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Washington, Leonhard might be key to banged-up secondary

August 27, 2008|By Ken Murray | Ken Murray,ken.murray@baltsun.com

Jim Leonhard wanted the chance to play in Rex Ryan's defensive system. Fabian Washington wanted the chance to play anywhere other than Oakland.

Together, they are starting over in the Ravens' secondary, perhaps just in the nick of time.

In a daily battle against attrition this summer, Ryan, the Ravens' defensive coordinator, has yet to put his projected starting secondary on the field because of injuries. With the season opener just 11 days away, Leonhard and Washington could become key figures in any potential makeover.

Leonhard spent three seasons with the Buffalo Bills as a solid special teams player and reserve safety who figured to fill the same role here. But when Pro Bowl safety Ed Reed showed up at camp with a shoulder injury, Leonhard's role kept growing.

Unless Reed makes a miraculous recovery before Sept. 7, it's likely Leonhard will start at free safety.

Washington won't play in the opener against the Cincinnati Bengals under any circumstance - he is suspended one game for violating the NFL's personal-conduct policy - but he was acquired in a draft-day trade with the Raiders to upgrade the team at cornerback.

A first-round draft pick in 2005 by the Raiders, Washington might not play in the team's final preseason game tomorrow night at home against the Atlanta Falcons because of a hamstring issue.

His injury complicates a muddled secondary picture that, in addition to Reed, has included cornerbacks Chris McAlister and Samari Rolle being sidelined by knee injuries. Rolle played last week in St. Louis, but McAlister probably won't play before the opener.

"You coach who's out there and you get those guys ready," Ryan said yesterday of his summer of intrigue.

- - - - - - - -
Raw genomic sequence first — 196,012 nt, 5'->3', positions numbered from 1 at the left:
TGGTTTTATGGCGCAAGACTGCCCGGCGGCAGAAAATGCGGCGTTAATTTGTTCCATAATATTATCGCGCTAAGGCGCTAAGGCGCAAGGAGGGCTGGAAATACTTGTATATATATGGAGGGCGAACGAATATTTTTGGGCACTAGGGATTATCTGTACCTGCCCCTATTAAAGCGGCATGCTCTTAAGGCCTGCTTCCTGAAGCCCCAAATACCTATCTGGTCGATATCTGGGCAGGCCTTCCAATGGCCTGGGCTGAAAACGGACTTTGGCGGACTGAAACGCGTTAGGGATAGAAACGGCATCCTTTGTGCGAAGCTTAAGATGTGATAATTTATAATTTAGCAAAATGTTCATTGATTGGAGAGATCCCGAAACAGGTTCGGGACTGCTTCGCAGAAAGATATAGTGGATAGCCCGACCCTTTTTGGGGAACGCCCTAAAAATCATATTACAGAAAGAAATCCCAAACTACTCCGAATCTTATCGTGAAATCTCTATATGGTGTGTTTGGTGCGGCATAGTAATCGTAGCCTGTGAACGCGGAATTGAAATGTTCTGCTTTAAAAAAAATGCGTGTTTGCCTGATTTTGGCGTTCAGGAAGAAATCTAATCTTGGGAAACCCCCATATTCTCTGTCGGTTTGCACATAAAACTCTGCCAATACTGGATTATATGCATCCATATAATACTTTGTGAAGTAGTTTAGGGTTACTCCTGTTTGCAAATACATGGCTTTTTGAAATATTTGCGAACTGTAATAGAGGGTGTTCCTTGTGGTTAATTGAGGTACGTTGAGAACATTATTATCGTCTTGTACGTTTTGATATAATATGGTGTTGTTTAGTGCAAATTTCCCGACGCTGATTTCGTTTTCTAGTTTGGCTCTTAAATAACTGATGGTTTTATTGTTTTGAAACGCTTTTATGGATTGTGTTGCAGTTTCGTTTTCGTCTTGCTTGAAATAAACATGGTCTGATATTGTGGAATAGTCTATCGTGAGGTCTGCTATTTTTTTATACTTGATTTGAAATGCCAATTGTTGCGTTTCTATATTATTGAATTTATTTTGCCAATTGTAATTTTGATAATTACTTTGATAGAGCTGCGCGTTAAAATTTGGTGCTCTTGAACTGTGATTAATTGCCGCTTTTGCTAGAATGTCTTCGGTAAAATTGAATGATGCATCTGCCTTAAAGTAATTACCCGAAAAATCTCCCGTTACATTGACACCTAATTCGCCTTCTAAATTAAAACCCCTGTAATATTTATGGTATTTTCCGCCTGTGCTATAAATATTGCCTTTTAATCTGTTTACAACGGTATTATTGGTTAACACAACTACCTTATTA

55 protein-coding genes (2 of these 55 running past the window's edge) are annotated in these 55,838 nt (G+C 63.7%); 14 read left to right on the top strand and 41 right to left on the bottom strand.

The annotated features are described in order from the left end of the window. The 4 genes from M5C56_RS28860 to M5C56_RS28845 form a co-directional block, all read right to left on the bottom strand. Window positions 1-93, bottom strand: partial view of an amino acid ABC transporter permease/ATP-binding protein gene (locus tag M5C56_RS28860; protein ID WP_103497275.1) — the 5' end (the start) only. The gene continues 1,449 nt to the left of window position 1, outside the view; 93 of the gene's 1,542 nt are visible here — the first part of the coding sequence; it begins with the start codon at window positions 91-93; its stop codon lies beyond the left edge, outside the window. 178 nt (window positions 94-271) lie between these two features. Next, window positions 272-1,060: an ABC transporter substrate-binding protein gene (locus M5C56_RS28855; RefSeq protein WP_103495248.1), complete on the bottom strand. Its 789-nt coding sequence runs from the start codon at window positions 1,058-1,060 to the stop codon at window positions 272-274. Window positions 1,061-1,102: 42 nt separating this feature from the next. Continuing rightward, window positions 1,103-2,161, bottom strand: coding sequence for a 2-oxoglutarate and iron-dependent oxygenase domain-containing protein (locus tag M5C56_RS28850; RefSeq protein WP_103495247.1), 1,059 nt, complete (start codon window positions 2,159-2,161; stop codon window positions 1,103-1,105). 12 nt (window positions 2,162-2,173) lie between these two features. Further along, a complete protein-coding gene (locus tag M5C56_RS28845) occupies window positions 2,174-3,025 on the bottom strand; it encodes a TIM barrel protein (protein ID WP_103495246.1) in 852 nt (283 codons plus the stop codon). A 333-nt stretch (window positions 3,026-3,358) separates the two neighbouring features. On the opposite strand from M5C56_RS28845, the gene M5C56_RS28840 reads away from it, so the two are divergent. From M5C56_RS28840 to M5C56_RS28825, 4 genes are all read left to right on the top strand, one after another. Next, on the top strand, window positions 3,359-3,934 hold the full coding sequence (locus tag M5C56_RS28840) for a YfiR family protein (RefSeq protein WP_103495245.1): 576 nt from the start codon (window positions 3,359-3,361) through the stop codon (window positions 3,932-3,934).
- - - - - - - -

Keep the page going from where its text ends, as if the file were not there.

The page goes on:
The Ravens got reinforcements in the offseason by signing free agents Leonhard and cornerback Frank Walker, trading for Washington and drafting safeties Tom Zbikowski and Haruki Nakamura. Leonhard was attracted by coach John Harbaugh's background in special teams and Ryan's zone-blitz schemes. Little did he know he would spend as much time in zone blitzes as punt coverage.

"I've gotten a lot of reps, and they've been rolling a lot of people in with the first team, even linebackers," Leonhard said. "A lot of teams don't do that. That's a credit to the coaches."

Leonhard is even more impressed by the freedom Ryan gives his players and the opportunities they have to make plays.

"They allow you to play football here," he said. "I've never been in a system like this, where the coaches put it on the players. You need special players to do that. There's a lot of trust there ... [and] it makes you very accountable."

Leonhard has made the most of his opportunity. He is second on the team with 10 solo tackles in the preseason and is tied with Nakamura (three apiece) for special teams tackles.

Washington made two interceptions against the New England Patriots and has played well overall. He had fallen into disfavor in Oakland and lost his starting job a year ago before asking for a trade. Washington acknowledges that he got complacent in his third season with the Raiders.

"I felt I needed a fresh start, and some people might say I wore out my welcome," Washington said. "I still remember when I got the call from Oz [Ravens general manager Ozzie Newsome] on draft day, I said I'm in a good place for my career to blossom."

In Oakland, he played under Ryan's brother Rob, the Raiders' defensive coordinator. What did Rob tell Rex?

"That he has great cover skills, that he likes to play," Rex Ryan said. "He's a better tackler than what we heard, much better. He's got top-end speed, great quickness, change of direction and good hands."

At the very least, Washington will play nickel back. He came to camp with the idea of challenging Rolle for the starting job but could end up replacing McAlister, who had offseason knee surgery.

"I can't worry if I'm going to start," Washington said. "I feel my play will do all the talking for that. If I'm playing well, that will warrant more playing time."

Still, the Ravens haven't played well in the secondary so far. They have given up 202 passing yards per game, and opponents have converted 25 of 50 third-down plays, ghastly figures.

"We've definitely got some execution things to correct," Leonhard said. "[But] we're not far off. The third downs are something that has to get fixed, and we've put a lot of thought into it."

Next: Ravens vs. Falcons, tomorrow, 7 p.m.

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